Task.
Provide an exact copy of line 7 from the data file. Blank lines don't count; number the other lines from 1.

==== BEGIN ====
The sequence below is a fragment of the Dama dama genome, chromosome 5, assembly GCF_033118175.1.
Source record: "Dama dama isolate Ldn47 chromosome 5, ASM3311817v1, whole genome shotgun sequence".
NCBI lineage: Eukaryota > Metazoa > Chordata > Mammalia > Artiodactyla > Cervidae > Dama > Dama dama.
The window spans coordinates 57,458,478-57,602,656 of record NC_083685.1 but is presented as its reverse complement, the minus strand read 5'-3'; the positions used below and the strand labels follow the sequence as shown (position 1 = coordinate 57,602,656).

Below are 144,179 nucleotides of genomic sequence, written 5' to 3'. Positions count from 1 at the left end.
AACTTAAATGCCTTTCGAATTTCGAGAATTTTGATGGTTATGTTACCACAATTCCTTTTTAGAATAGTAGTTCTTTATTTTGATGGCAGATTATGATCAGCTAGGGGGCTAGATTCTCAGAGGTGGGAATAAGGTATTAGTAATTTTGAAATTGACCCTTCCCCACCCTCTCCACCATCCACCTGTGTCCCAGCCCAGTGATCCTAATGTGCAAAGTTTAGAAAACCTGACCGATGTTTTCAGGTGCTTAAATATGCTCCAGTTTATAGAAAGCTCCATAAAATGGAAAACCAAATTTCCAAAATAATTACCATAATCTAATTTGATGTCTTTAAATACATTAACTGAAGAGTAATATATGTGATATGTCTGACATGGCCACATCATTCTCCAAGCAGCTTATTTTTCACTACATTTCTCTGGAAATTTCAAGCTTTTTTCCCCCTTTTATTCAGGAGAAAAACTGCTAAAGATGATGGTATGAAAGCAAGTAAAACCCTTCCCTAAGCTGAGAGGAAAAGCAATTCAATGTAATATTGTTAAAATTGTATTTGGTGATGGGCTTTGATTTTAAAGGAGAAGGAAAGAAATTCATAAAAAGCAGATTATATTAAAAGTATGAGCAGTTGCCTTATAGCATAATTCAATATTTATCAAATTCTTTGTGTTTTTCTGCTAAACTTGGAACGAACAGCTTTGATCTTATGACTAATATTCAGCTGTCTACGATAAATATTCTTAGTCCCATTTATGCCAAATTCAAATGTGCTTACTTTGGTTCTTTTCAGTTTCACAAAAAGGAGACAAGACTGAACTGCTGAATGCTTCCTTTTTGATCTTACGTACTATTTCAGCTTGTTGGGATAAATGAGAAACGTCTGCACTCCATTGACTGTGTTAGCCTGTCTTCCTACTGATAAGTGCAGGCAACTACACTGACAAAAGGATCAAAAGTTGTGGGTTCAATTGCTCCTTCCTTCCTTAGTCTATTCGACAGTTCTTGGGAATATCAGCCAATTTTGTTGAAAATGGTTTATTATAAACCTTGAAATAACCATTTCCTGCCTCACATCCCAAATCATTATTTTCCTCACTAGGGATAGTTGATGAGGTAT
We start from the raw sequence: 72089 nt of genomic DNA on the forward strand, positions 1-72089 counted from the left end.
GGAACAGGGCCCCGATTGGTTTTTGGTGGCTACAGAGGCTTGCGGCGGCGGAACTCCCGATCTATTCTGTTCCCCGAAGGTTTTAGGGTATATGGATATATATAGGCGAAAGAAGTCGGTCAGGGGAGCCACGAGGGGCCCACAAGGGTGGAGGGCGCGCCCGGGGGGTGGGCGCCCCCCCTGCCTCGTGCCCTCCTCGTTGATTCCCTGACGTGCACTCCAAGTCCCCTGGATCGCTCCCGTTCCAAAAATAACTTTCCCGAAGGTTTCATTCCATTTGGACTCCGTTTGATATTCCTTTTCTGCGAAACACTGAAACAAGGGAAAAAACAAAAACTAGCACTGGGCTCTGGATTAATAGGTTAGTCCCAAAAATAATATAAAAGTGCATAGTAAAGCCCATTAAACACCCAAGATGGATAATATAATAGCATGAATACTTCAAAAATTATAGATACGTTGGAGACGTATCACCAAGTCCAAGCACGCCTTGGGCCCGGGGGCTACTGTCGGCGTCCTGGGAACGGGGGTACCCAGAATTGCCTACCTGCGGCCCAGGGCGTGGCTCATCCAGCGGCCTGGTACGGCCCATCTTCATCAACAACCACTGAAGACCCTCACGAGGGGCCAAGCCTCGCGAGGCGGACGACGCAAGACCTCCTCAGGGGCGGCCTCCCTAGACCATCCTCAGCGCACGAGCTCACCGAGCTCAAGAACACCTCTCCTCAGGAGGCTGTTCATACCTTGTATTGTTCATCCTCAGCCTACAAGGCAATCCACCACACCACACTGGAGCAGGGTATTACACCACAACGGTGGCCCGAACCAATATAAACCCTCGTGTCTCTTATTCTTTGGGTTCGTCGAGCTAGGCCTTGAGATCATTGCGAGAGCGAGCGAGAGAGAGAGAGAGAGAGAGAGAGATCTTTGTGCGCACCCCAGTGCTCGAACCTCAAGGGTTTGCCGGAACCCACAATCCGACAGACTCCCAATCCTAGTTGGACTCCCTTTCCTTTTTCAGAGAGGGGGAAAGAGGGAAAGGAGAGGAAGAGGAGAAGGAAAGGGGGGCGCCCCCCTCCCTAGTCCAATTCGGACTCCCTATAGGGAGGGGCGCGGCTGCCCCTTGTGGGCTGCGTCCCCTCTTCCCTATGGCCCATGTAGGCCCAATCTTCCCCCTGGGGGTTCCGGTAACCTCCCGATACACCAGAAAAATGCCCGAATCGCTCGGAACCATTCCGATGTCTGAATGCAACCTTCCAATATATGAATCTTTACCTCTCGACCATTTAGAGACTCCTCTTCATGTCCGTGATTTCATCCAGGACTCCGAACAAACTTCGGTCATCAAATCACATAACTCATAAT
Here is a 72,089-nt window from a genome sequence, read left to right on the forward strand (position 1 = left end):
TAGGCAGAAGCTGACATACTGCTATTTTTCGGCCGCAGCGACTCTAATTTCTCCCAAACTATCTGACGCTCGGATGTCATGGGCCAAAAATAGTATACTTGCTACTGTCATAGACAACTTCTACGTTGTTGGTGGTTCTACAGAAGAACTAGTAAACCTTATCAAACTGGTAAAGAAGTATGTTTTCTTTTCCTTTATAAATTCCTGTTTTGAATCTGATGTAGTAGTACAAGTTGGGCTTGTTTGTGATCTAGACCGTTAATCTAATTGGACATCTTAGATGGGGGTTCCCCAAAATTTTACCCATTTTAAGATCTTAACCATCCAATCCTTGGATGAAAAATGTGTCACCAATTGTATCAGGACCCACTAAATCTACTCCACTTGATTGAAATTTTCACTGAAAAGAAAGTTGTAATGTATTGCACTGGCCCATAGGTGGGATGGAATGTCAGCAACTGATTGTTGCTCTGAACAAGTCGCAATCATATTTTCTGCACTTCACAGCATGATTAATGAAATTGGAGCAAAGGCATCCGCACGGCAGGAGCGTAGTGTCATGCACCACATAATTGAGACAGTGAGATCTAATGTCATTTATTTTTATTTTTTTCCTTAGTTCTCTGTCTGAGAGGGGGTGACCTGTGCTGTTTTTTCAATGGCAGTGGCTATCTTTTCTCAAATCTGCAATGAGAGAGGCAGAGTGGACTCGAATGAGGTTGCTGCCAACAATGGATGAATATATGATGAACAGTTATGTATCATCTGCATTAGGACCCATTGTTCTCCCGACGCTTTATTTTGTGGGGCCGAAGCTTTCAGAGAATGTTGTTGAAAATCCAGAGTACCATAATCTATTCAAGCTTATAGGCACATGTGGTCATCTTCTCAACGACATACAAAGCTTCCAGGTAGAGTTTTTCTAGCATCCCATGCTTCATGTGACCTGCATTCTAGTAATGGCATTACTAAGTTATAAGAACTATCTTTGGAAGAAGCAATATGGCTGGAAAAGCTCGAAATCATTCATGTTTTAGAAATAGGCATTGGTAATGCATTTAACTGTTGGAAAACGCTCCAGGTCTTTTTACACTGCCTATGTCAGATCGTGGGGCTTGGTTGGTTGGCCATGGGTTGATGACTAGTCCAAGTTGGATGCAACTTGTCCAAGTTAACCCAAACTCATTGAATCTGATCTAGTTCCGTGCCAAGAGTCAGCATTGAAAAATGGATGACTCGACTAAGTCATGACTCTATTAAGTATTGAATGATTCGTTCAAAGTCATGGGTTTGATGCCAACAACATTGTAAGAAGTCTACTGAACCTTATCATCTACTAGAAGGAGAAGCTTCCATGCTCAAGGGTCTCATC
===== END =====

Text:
We start from the raw sequence: 72089 nt of genomic DNA on the forward strand, positions 1-72089 counted from the left end.